Another moist cooking method for delicious, tender juicy meat and vegetables packed with vitamins and minerals to keep illnesses at bay. Stewing involves placing the meat in a flavored/seasoned liquid and allowing it to simmer until cooked. The result is a nicely flavored, tender and juicy meat. Your vegetables can be less crispy than when you steam and they will also lose some nutrients, but they can be used to add variety, texture, and color to your stew. You can use raw or steamed vegetables to compliment a stew meal to ensure you have the required nutrients.

This post brings the curtain down on the series of moist cooking methods. I trust that you are more informed and that you will find the recipes to be a delicious and nutritious addition to the list of meals you can prepare for your family. Please continue to fight diabetes. I am praying that through these posts, you are seeing that we can use diet to control and possibly eliminate diabetes from our lives. Until next time, be positive and kind to each other. Walk Good.

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  1. // Reply

    Hi Josephine, thank you for making this website it could be quite helpful as I’m a type 1 Diabetic. Do you use bread for carbohydrates when making a stew?

    1. // Reply

      Hi Lisa, no I do not use bread for my stew. I like to use sweet potatoes because they are good for diabetics. I also use a bit of brown rice at times. What’s your favorite stew?

  2. // Reply

    I read the comments above. I also like to use sweet potato for my meals because they have less calories than both potato and bread. I eat potato now and then because I love potato. I don’t eat bread since I can’t eat flour right now. That’s a pity though but on the bright side it’s better for my health.

    One question, Josephine. What’s cho cho?
    When I visit your website I learn something new every time.
    Thanks for sharing


    1. // Reply

      ToveL, welcome to the sweet potato club. I love sweet potatoes done a number of ways-boiled, fried, pudding, and in my stew. What is your favourite way to prepare sweet potatoes?

      Cho cho is really a fruit, but it is used as a vegetable in Jamaica. It takes the taste of what it is cooked in or seasoned with. It is low in calories and so is a good food for diabetics and those trying to lose weight. Here is a link so that you will see the picture and you can read more, if you so desire.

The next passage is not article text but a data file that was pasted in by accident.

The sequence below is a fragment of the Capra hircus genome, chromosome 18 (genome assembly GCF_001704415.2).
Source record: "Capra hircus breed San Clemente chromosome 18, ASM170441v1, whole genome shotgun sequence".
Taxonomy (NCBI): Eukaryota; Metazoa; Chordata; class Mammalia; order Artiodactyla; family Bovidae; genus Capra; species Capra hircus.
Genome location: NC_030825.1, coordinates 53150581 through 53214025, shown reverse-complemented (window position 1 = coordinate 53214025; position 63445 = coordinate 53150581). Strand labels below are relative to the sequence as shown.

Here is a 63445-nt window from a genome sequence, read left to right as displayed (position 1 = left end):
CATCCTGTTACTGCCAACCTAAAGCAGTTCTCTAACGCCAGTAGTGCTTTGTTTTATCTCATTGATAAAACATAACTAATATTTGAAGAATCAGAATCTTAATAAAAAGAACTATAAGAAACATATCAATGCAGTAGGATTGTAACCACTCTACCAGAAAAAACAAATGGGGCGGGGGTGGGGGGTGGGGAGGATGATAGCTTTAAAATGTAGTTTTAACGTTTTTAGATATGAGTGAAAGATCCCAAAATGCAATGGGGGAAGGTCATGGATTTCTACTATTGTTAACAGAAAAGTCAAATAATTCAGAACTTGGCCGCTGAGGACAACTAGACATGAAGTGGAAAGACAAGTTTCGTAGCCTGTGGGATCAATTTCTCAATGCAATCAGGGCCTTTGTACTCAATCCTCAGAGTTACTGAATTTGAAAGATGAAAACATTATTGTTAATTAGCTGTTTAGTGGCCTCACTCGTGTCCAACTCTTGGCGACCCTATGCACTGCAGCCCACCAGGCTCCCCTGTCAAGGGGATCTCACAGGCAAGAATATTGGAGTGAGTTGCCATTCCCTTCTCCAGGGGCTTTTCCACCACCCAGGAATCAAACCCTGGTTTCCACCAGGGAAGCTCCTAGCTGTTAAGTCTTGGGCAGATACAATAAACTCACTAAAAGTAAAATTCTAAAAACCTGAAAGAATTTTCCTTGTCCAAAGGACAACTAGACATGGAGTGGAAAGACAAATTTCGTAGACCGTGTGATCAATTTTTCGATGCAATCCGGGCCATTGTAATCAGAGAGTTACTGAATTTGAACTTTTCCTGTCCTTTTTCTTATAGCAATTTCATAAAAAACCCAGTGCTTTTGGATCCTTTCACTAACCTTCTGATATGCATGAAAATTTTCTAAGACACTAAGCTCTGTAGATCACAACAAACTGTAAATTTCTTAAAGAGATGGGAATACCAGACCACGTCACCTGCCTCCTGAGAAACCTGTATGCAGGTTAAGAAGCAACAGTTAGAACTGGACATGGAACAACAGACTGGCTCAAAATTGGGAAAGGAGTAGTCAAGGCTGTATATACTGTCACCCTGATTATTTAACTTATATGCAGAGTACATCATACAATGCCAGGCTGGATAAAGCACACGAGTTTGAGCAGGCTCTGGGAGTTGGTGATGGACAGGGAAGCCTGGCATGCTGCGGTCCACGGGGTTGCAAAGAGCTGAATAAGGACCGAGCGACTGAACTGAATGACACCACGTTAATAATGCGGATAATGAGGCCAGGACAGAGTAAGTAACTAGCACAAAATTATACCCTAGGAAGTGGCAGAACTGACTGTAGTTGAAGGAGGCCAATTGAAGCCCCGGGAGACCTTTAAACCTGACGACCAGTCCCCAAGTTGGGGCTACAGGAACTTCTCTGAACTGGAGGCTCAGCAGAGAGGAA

Thank you for faithfully following our website. You are appreciated and of high value. It is our pleasure to continue to educate, inspire and motivate. All the best.


  3. // Reply

    Hi Josephine,
    This is really good information.I like the part where you talk about “not overcooking your veggies” since you lose a lot of the nutritional value. I also like the tip on having a green to cater for any shortfall.Is OK to use sugar-free wholemeal bread?

    1. // Reply

      Hey Maria, thanks for stopping. I am happy you like a few things you read. I would think that if you can find sugar-free wholemeal bread, then that would be fine. I do eat the best breads that are available on the shelves. Some weeks I am less happy than others, but I make up for the shortfall in other ways. What’s your favourite stew?

  4. // Reply

    Sounds pretty cool, I love good stews but I think they’re rather difficult to make. About how long does it take to cook all the necessary ingredients? Thanks for suggestion!

    1. // Reply

      Timothy, I love stews too and let me tell you a secret, “they are easy to make.” Stews do not need a lot of attention. Usually, the vegetables go in last, but outside of that, they tend to be a “set it and forget it affair.” Give it a try Timothy and let us know.

  5. // Reply

    I really enjoyed your article and appreciate all of the great information you shared. Diabetes is such an epidemic in the U.S. I will definitely be sharing what I learned with others in which this might be helpful. Thank You.

    1. // Reply

      Cary, I am glad you enjoyed the article and I do appreciate your intent to share with others. Do you like stewed meat or vegetables?